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Massive intracerebral bleeding may cause brain stem death in transplant (Tx) recipients early or late postTx. We addressed the question as to whether Tx recipients may safely be used as organ donors. In particular, it is feared that exposure to immunosuppressive drugs may render those organs unsuitable for Tx.


We reviewed two case reports of liver grafts procured from Tx patients. In addition, we conducted a survey within United Kingdom Transplant Support Service Authority (UKTSSA) to delineate the UK experience in that area.


Donor 1 was an 50-year-old heart Tx recipient who became brain stem dead due to cerebral bleeding 8 months postTx. His liver was used in an 55-year-old patient with PBC who is alive and well more than 22 months postTx. Donor 2 was a 22-year-old kidney Tx patient who developed cerebral bleeding 4 years postTx. His liver was used in a 65-year-old patient with PBC who is doing well more than 27 months postTx. During the study period of 1989-1995, 13 organs (9 kidneys, 3 hearts, 1 liver) were procured from 6 brain stem dead Tx patients (3 long, 2 heart, and 1 kidney Tx patients). Seven recipients are enjoying satisfactory graft function 1 to 7 years postTx; one kidney Tx recipient was relisted 4 years postTx due to chronic rejection; five functionning grafts were lost to patient death; primary nonfunction was seen in one heart Tx recipient.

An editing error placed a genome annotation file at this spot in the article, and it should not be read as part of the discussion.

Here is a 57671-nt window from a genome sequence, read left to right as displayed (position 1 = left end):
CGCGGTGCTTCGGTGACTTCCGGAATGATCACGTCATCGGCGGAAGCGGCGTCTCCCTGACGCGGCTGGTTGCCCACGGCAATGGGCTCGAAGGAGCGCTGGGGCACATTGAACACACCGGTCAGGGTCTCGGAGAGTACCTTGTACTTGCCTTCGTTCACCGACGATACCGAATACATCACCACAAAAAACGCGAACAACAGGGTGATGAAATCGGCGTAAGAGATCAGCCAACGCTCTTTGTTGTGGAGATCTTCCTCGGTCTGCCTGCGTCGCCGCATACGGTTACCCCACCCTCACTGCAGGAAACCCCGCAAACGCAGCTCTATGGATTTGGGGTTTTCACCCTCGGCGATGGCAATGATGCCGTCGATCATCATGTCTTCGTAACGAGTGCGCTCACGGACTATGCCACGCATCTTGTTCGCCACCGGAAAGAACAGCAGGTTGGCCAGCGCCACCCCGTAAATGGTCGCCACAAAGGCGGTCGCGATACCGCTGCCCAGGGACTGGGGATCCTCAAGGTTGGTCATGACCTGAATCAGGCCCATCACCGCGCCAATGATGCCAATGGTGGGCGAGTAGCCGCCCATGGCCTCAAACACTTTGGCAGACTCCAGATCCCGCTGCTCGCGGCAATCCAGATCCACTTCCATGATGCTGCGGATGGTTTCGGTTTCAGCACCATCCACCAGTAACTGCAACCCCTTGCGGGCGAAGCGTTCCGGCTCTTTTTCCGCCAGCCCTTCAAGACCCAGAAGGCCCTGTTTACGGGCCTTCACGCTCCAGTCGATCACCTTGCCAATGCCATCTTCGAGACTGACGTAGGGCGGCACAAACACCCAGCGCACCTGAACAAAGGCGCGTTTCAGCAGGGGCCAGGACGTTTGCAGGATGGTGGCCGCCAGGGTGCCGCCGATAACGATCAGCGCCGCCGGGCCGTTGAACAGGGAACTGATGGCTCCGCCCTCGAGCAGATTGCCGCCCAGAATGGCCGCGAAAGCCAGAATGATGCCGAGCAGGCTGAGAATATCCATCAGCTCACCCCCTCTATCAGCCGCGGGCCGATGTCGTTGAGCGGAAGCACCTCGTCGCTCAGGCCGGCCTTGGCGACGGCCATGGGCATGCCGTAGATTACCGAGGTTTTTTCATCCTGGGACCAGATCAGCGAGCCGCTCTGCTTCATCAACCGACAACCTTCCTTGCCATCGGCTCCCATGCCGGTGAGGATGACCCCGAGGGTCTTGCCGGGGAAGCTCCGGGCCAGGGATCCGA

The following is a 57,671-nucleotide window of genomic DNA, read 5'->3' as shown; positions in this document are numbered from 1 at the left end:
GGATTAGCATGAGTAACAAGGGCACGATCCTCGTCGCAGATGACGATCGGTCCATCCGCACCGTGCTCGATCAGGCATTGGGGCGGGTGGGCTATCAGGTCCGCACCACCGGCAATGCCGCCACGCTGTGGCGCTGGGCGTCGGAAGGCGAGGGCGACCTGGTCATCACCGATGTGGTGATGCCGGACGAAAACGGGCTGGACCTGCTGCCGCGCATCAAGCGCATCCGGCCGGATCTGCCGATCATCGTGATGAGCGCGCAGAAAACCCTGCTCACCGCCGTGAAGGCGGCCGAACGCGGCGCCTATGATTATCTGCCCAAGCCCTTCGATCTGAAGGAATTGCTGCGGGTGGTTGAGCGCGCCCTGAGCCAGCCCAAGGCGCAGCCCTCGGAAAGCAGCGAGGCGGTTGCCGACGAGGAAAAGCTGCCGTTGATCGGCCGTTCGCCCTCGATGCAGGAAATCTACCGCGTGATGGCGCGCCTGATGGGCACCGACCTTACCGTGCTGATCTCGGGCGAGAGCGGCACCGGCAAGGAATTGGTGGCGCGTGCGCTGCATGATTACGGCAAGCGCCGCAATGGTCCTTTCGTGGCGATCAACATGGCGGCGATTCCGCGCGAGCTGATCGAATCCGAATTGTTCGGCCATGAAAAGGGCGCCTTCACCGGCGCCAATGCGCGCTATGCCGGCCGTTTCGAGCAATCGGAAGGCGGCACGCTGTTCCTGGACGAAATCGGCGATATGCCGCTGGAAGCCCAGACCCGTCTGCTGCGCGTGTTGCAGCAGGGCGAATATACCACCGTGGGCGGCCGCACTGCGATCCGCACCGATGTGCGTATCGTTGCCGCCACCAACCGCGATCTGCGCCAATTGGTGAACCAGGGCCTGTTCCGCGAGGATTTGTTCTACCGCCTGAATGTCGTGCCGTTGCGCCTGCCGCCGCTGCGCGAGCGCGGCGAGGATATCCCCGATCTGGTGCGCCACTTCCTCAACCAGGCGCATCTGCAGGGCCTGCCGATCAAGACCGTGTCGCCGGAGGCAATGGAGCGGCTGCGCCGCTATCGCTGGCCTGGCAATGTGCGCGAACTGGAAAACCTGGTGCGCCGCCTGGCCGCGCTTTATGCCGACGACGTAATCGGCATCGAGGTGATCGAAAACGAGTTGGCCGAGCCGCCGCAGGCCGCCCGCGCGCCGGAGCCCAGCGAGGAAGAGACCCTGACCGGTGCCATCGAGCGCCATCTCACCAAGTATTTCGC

Tx patients can be successfully used as organ donors. In particular, chronic exposure to immunosuppression is not per se a contraindication to donation. Tx physicians confronted with the rare and tragic event of brain stem death in a Tx patient should not a priori exclude these patients from donation.

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